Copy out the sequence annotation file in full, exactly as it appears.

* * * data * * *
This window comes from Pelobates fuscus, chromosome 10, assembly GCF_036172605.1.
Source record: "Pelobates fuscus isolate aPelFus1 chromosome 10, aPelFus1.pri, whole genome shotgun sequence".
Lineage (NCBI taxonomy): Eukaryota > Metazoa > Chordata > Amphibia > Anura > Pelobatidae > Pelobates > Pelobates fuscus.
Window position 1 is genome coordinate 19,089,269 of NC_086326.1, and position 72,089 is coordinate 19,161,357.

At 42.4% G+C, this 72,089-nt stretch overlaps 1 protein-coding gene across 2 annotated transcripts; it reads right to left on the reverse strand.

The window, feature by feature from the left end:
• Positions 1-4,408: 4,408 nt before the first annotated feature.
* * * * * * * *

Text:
This window comes from Pelobates fuscus, chromosome 10, assembly GCF_036172605.1.
Source record: "Pelobates fuscus isolate aPelFus1 chromosome 10, aPelFus1.pri, whole genome shotgun sequence".
Lineage (NCBI taxonomy): Eukaryota > Metazoa > Chordata > Amphibia > Anura > Pelobatidae > Pelobates > Pelobates fuscus.
Window position 1 is genome coordinate 19,089,269 of NC_086326.1, and position 72,089 is coordinate 19,161,357.

At 42.4% G+C, this 72,089-nt stretch overlaps 1 protein-coding gene across 2 annotated transcripts; it reads right to left on the reverse strand.

The window, feature by feature from the left end:
• Positions 1-4,408: 4,408 nt before the first annotated feature.